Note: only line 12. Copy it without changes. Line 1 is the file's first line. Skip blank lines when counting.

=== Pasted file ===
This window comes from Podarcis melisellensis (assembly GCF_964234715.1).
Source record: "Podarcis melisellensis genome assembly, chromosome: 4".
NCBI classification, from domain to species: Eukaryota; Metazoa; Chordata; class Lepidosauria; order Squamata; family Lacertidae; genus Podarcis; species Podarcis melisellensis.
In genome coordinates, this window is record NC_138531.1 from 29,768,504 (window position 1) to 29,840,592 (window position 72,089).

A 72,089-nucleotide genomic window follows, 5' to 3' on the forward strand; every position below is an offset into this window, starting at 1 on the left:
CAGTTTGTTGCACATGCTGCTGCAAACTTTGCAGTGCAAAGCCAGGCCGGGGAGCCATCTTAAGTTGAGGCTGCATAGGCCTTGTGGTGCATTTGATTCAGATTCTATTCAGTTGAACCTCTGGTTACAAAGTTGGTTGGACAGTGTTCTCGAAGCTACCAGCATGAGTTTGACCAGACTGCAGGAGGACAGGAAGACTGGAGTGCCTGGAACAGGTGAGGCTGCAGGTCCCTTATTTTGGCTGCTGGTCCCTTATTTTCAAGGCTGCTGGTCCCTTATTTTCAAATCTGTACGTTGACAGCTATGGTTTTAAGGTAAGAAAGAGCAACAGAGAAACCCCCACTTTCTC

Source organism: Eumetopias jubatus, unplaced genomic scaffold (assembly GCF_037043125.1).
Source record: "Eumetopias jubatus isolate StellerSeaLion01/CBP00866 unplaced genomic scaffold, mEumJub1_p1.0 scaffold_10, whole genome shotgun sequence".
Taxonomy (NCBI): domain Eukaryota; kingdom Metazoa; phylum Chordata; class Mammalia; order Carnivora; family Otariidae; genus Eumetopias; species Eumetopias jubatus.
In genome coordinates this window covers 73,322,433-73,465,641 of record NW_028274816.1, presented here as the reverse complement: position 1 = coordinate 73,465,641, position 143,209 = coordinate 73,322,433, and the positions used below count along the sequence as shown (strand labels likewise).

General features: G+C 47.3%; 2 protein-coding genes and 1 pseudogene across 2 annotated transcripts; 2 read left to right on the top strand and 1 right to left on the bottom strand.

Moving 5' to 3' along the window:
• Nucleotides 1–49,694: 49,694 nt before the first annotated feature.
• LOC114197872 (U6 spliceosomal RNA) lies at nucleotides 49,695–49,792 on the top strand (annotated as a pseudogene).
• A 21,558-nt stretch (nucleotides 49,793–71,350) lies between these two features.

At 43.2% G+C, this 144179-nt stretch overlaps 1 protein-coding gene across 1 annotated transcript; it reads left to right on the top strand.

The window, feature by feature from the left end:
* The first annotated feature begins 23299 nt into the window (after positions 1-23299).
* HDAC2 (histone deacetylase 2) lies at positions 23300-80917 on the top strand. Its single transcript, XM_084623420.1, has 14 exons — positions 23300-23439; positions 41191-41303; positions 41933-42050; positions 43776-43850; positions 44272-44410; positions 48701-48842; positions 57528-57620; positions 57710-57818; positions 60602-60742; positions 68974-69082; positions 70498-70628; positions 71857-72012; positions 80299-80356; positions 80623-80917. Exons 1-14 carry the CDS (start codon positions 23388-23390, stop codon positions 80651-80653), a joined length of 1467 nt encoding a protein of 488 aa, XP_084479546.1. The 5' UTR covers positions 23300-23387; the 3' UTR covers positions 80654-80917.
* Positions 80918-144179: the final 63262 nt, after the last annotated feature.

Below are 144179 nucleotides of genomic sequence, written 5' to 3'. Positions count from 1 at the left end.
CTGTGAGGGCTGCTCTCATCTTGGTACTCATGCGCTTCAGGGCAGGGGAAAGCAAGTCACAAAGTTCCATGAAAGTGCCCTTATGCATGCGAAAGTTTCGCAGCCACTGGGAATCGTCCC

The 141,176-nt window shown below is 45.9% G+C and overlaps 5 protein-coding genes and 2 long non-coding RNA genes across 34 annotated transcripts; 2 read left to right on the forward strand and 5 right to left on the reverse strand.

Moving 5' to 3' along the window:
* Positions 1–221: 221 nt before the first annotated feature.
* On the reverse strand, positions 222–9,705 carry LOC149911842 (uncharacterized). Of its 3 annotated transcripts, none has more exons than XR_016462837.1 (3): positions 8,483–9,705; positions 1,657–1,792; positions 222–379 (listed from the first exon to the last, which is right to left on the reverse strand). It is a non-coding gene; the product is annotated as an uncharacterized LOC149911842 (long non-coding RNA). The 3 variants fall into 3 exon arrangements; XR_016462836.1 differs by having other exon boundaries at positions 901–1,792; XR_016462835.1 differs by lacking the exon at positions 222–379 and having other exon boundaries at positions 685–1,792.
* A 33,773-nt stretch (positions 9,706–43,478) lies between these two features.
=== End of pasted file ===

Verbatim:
Moving 5' to 3' along the window: